We disagree. First, although appropriate tax treatment of partnership items generally depends on the characteristics of the partnership, for the bulk of the taxable years at issue here, each partner is entitled to a separate administrative and judicial determination of his partnership-related tax liability. And Congress did not amend the tax code to provide for a unified determination of the tax consequences of partnership activities until four years after it enacted section 505. Therefore, it is unrealistic to conclude that section 505 was enacted for the purpose of remedying the problem which the amendment to the tax statute aimed to correct. Second, and more importantly, section 505 grants bankruptcy courts jurisdiction to determine any tax liability of the debtor. Here the partnerships, as non-taxable entities, have no tax liability. Section 505 does not grant the bankruptcy courts authority to determine the tax consequences for third parties of a debtor's activities.
Appellants rightly point out that the district court has bankruptcy jurisdiction to determine the tax liability of the debtor APLC and that since APLC is a partner in each of the partnerships such a determination would require a determination of the tax consequences of the partnership's activities. However, the government has not yet asserted a tax claim against APLC. Furthermore, such a determination would not be binding on the government or the other partners in subsequent litigation. See United States v. Mendoza , 464 U.S. 154, 162√64, 104 S.Ct. 568, 573√74, 78 L.Ed.2d 379 (1984).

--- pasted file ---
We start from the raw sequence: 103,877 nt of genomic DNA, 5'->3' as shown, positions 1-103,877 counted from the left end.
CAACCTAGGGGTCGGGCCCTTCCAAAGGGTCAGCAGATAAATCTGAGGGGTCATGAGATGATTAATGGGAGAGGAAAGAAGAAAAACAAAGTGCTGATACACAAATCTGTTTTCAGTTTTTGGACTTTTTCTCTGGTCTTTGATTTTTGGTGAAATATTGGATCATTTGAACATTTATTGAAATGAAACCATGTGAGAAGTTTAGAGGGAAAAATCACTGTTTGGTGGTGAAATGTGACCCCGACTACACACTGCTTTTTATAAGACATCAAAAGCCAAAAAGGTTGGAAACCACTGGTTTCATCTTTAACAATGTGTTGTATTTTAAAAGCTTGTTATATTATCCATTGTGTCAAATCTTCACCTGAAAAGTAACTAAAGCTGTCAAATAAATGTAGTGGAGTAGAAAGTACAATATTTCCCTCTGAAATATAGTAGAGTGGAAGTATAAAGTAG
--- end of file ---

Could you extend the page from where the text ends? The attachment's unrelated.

The district court, therefore, correctly concluded that it lacked bankruptcy jurisdiction to determine the tax liability of the non-debtor partners for the activities of the debtor partnerships or to determine the tax consequences of the partnerships' activities.
II. ═ Baldwin
The Internal Revenue Code 1 provides that a taxpayer generally may take a deduction from leasing depreciable property only to the extent that he is at risk in the leasing activity. I.R.C. ╖ 465(a)(1), (c)(1)(C). A taxpayer is at risk for the amount of cash he has contributed to an activity and for the amount he has borrowed with personal liability for use in the activity. I.R.C. ╖ 465(b)(1), (2). The government agrees that the Baldwins borrowed with personal liability $120,000 for use in June Partners when the Baldwins assumed up to $120,000 liability on June Partners' recourse long-term note to Softpro. The government argues, however, that June Partners' debt to Softpro, and thus the Baldwins' assumption of part of that debt, falls within two of section 465's express exclusions from at risk treatment.
1 The relevant statutory provisions that apply to the 1982 taxable year remain in effect.
The government first argues that the circular nature of the obligations of June Partners, Softpro, and Finalco protected the Baldwins from ever being required to satisfy their liability on June Partners' note, and thus constituted a loss-limiting arrangement excepted from at risk treatment by I.R.C. ╖ 465(b)(4), which provides:
(4) Exception. Notwithstanding any other provision of this section, a taxpayer shall not be considered at risk with respect to amounts protected against loss through nonrecourse financing, guarantees, stop loss agreements, or other similar arrangements.
The statute nowhere explains the phrase "other similar arrangements" and on the parties' cross-motions for partial summary judgment, the district court rejected the government's argument, stating "if Finalco became insolvent the partners could still be called upon to make payments on the debt for which they had assumed responsibility." Memorandum Decision and Order Granting Partial Summary Judgment at 10√11. We review de novo a district court's findings on summary judgment. In re Walker , 861 F.2d 597, 599 (9th Cir.1988).